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The Secret Meaning of Flowers on Upcycled Silverware Jewelry.

This week while processing some new upcycled silverware jewelry creations, I noticed that most silverware pieces feature flowers as part of their design if not the whole design. For example, the spoon ring above is really all about Lilies as the design is a Lilly all the way around. Same with the spoon cuff bracelet featured showing a full design of a carnation. 

Upcycled Silverware Spoon Cuff Bracelet Featuring Victorian Flower Motif of a Carnation

If you look at most of the silverware pieces we use for our upcycled silverware jewelry creations, I’d say that abut 75% of the pieces feature or include flowers as part of the design. While I am not completely sure why flowers have such a presence on vintage and antique silverware, I suspect it may have something to do with the secret flower language called Floriography that was popular in the previous century.

During the Victorian Era, giving a bouquet of flowers was more than simply a kind gesture or gift of beauty. These bouquets were often intended to convey a secret feeling or a message to the recipient. This was known as Floriography, or flower language and is not too different from modern day emojis. Often these bouquets were very cryptic and conveyed a feeling or idea that could not be spoken in the oh-so-proper Victorian times. The beauty of this method of delivering a message is that any meaning could be easily denied, thereby absolving the giver of any inappropriate and or socially unacceptable thoughts or behavior.

Victorian Image Calla Lily Victorian Bouquet of Violets Tied with a Blue Ribbon
While the history of floriography is rich with many characters and continents, it is most often attributed to Lady Mary Wortley Montagu who was married to the English ambassador to Turkey in the 1700s. In one of her letters home she described the Turkish “selam” which was a secret flower language used by harem women to communicate while keeping their thoughts unspoken. Her letters were later published as the “Turkish Embassy Letters” and the secret language of flowers quickly took hold of the imagination and interest of wealthy educated readers of the time.

Eventually dictionaries were written to help decode the meaning of flowers and by the turn of the 20th century, you could find about 98 different dictionaries across the United States alone.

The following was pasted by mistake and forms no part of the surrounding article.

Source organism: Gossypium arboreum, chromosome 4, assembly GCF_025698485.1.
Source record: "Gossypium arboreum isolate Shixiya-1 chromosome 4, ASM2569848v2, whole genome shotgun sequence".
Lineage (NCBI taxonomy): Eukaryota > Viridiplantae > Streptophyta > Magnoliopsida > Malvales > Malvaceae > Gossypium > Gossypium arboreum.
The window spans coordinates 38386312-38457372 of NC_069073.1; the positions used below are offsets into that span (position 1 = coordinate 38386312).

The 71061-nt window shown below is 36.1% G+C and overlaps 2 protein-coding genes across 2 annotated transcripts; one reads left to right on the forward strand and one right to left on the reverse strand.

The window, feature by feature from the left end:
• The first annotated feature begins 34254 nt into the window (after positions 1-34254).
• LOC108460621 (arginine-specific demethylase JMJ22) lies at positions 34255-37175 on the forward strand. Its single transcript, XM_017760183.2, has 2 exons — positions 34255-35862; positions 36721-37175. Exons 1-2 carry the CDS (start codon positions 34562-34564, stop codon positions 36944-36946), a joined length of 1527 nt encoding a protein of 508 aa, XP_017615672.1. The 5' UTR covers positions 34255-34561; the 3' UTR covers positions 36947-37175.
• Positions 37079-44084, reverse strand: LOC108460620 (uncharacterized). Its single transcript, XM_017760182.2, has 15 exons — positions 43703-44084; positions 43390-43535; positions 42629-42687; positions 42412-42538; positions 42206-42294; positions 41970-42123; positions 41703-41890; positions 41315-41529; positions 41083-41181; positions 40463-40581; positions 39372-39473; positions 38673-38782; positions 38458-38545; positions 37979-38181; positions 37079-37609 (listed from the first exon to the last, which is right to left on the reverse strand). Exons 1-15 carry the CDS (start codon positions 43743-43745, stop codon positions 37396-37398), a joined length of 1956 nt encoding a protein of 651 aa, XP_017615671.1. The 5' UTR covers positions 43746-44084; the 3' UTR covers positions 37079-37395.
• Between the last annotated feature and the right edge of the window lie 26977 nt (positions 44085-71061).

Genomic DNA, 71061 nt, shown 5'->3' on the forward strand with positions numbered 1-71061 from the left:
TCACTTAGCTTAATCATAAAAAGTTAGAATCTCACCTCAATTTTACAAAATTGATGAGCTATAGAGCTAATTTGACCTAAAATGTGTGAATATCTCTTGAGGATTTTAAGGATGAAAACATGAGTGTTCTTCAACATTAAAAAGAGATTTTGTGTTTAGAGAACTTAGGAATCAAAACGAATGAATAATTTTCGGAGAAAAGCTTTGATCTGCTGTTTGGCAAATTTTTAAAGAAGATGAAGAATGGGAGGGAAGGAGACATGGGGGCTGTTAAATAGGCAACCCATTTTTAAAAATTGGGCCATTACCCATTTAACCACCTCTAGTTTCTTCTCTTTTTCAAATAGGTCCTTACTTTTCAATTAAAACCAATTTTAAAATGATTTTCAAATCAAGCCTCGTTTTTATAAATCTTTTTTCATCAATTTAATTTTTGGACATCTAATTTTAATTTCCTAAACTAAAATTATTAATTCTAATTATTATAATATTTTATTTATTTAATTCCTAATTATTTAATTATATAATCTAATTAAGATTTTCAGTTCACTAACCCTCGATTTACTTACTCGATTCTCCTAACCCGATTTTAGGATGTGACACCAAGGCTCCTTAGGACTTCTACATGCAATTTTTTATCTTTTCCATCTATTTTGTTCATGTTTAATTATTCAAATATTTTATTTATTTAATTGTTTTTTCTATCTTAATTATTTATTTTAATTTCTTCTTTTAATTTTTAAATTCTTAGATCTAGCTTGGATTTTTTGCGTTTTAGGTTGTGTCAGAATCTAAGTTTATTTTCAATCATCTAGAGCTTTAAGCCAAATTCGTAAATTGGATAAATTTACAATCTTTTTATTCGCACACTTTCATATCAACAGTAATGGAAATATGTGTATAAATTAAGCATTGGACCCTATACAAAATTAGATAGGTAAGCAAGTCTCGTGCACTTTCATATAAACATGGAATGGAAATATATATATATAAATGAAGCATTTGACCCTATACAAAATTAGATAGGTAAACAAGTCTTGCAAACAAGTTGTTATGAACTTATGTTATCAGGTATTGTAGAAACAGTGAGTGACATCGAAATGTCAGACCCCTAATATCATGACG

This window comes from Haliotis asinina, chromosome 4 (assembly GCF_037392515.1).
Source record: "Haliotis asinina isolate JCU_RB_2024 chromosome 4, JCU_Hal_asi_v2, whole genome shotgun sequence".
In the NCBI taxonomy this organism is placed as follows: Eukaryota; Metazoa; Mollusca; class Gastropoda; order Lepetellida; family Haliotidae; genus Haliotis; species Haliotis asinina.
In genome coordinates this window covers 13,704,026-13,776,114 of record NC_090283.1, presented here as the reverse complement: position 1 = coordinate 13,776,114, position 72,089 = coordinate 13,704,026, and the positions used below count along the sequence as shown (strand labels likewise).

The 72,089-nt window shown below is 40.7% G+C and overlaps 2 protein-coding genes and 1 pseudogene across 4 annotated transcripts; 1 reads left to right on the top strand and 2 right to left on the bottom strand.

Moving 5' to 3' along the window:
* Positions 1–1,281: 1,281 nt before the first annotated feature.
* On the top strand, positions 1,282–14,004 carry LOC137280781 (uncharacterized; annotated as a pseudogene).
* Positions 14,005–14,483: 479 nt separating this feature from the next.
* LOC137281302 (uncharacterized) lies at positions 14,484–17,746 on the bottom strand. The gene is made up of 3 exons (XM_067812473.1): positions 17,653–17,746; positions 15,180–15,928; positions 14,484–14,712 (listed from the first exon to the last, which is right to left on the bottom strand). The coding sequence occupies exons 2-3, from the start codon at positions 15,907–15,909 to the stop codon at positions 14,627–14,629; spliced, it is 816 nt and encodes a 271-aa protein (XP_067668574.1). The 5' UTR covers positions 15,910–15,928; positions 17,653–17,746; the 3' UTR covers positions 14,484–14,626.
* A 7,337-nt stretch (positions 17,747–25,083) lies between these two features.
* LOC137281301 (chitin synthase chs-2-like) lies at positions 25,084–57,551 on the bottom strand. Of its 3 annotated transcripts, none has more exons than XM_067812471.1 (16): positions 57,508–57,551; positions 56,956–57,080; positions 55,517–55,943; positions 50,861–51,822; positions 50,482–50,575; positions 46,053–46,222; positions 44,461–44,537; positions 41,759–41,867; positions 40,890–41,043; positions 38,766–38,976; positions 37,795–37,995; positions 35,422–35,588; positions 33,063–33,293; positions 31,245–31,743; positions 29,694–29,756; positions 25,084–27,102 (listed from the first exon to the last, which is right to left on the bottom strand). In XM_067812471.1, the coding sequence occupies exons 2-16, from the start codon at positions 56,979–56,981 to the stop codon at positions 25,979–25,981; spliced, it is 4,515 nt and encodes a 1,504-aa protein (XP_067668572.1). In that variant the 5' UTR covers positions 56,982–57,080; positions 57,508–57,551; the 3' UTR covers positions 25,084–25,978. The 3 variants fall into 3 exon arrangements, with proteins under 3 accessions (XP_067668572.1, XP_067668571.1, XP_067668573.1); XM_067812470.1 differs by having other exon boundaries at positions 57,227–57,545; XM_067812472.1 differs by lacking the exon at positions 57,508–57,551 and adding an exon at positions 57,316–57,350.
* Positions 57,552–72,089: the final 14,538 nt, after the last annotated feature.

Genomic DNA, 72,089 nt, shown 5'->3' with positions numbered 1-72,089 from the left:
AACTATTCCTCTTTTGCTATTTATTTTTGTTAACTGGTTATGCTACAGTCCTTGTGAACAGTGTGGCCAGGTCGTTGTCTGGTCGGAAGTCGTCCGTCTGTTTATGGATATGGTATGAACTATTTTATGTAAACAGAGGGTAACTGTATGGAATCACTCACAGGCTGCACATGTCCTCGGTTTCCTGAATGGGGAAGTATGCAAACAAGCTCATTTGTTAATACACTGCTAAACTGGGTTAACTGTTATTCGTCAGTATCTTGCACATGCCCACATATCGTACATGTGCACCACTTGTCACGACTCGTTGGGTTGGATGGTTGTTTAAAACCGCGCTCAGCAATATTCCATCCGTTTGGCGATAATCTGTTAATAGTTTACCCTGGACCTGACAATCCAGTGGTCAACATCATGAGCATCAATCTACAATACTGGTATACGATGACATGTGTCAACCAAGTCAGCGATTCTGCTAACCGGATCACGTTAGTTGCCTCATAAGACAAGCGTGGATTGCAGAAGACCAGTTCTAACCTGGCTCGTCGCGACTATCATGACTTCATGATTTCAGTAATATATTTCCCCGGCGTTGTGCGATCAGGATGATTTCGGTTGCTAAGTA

But it wasn’t just the types of flowers presented in the bouquet that conveyed meaning. There were other types of messages as well from the hand which the flowers are presented (given to someone using the right hand, indicated the answer “yes” to a question. Given to someone using the left hand, indicated the answer “no.”) to the colors of the flowers themselves (red suggests passion, white suggest purity, etc.).
Victorian Right Hand Holding Lily of the Valley Bouquet

There are many online sources for the meaning of certain flowers. But since we are make jewelry out of silverware, we are going to list only those flowers that we see most often on antique silverware.

(Note: While flower colors are not depicted on antique silverware, it is still notable and interesting information and we are including it here.)

CARNATION - Fascination; Divine Love; womanly love; devoted love

Pink Carnation - I'll Never Forget You, Gratitude
Purple Carnation - Capriciousness
Red Carnation - My Heart Aches for You; Admiration, Flashy
White Carnation - Sweet and Lovely; Innocence; Pure Love; Remembrance; Woman's Good Luck Gift
Yellow Carnation - You Have Disappointed Me; Rejection; cheerful
Green Carnation – St.Patricks Day; homosexuality (per Oscar Wilde)
Solid Color Carnation - Yes
Striped Carnation - No; Refusal; Sorry I Can't Be with You: I Wish I Could Be with You

DAFFODIL - Regard; Unrequited Love; You're the Only One; The Sun is Always Shining When I'm with You

IRIS - Fleur-de-Lis, Emblem of France: Your Friendship Means So Much to Me; Faith; Hope; Wisdom and Valor; My Compliments

Calla Lily - Beauty
Day Lily - Coquetry; Chinese Emblem for Mothers
Eucharis Lily - Maiden Charms
Orange Lily - Hatred
Tiger Lily - Wealth; Pride
White Lily - Virginity; Purity; Majesty; It's Heavenly to Be with You
Yellow Lily - I'm Walking on Air; False and Gay

LILY-OF-THE-VALLEY - Sweetness; Tears of the Virgin Mary; Return to Happiness; Humility; You've Made My Life Complete

MAGNOLIA - Nobility

ORANGE BLOSSOM - Innocence; Eternal Love; Marriage and Fruitfulness

PEONY - Shame; Gay Life; Happy Marriage

ROSE (note there are many more than listed here)
Thorn less Rose - Love at First Sight
Orange Rose - Fascination
Pale Peach Rose- Modesty
Pale Pink Rose- Grace, Joy, thankfulness
Red Rose - Love, Respect, passion
Yellow Rose - Joy, Friendship

VIOLET- Modesty
Blue Violet- Watchfulness; Faithfulness; I'll Always Be True
White Violet- Let's Take a Chance on Happiness

The next time you receive flowers, or perhaps an upcycled silverware spoon ring, spoon cuff bracelet or other upcycled silverware creation with a floral motif, think twice about what the giver may be trying to say overtly or not-so-overtly.


Other Blog Posts

Vintage Silverware Tells a "Story" Just Like Vintage Photos Tell a "Story"

Silverplate vs. Sterling? What's the Difference?

Welcome to Laughing Frog Studio


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